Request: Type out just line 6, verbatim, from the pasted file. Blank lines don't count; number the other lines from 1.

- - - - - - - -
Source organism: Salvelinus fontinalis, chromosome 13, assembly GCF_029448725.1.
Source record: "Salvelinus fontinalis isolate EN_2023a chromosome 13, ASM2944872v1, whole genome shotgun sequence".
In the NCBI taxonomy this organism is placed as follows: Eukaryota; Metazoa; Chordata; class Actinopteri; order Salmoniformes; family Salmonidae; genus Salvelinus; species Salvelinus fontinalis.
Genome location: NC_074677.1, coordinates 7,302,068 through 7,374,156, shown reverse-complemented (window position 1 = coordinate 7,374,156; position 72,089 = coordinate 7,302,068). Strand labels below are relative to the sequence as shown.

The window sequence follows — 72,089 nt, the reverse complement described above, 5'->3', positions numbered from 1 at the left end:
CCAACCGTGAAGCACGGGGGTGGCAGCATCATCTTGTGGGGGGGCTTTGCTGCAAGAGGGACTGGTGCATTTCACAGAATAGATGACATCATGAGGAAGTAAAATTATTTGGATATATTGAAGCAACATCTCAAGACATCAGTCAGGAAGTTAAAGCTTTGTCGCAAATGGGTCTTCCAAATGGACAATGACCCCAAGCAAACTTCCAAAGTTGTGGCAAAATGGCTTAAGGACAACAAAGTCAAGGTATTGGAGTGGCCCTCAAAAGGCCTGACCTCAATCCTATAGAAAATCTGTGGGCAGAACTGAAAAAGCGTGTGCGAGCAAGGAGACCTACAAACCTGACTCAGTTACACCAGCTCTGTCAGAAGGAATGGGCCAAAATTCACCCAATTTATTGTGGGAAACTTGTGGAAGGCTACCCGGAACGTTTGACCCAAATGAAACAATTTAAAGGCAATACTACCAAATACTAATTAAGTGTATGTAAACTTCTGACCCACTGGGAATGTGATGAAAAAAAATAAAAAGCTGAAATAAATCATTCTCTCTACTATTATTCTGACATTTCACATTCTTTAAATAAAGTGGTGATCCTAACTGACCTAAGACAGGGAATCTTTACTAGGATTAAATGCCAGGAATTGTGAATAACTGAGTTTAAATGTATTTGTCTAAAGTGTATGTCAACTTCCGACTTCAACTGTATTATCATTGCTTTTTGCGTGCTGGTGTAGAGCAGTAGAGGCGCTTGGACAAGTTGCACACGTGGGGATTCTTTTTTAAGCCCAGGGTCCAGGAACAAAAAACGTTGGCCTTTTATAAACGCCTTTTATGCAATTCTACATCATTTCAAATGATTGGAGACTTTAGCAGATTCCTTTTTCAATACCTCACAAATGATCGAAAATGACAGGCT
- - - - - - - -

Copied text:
CCAACCGTGAAGCACGGGGGTGGCAGCATCATCTTGTGGGGGGGCTTTGCTGCAAGAGGGACTGGTGCATTTCACAGAATAGATGACATCATGAGGAAGTAAAATTATTTGGATATATTGAAGCAACATCTCAAGACATCAGTCAGGAAGTTAAAGCTTTGTCGCAAATGGGTCTTCCAAATGGACAATGACCCCAAGCAAACTTCCAAAGTTGTGGCAAAATGGCTTAAGGACAACAAAGTCAAGGTATTGGAGTGGCCCTCAAAAGGCCTGACCTCAATCCTATAGAAAATCTGTGGGCAGAACTGAAAAAGCGTGTGCGAGCAAGGAGACCTACAAACCTGACTCAGTTACACCAGCTCTGTCAGAAGGAATGGGCCAAAATTCACCCAATTTATTGTGGGAAACTTGTGGAAGGCTACCCGGAACGTTTGACCCAAATGAAACAATTTAAAGGCAATACTACCAAATACTAATTAAGTGTATGTAAACTTCTGACCCACTGGGAATGTGATGAAAAAAAATAAAAAGCTGAAATAAATCATTCTCTCTACTATTATTCTGACATTTCACATTCTTTAAATAAAGTGGTGATCCTAACTGACCTAAGACAGGGAATCTTTACTAGGATTAAATGCCAGGAATTGTGAATAACTGAGTTTAAATGTATTTGTCTAAAGTGTATGTCAACTTCCGACTTCAACTGTATTATCATTGCTTTTTGCGTGCTGGTGTAGAGCAGTAGAGGCGCTTGGACAAGTTGCACACGTGGGGATTCTTTTTTAAGCCCAGGGTCCAGGAACAAAAAACGTTGGCCTTTTATAAACGCCTTTTATGCAATTCTACATCATTTCAAATGATTGGAGACTTTAGCAGATTCCTTTTTCAATACCTCACAAATGATCGAAAATGACAGGCT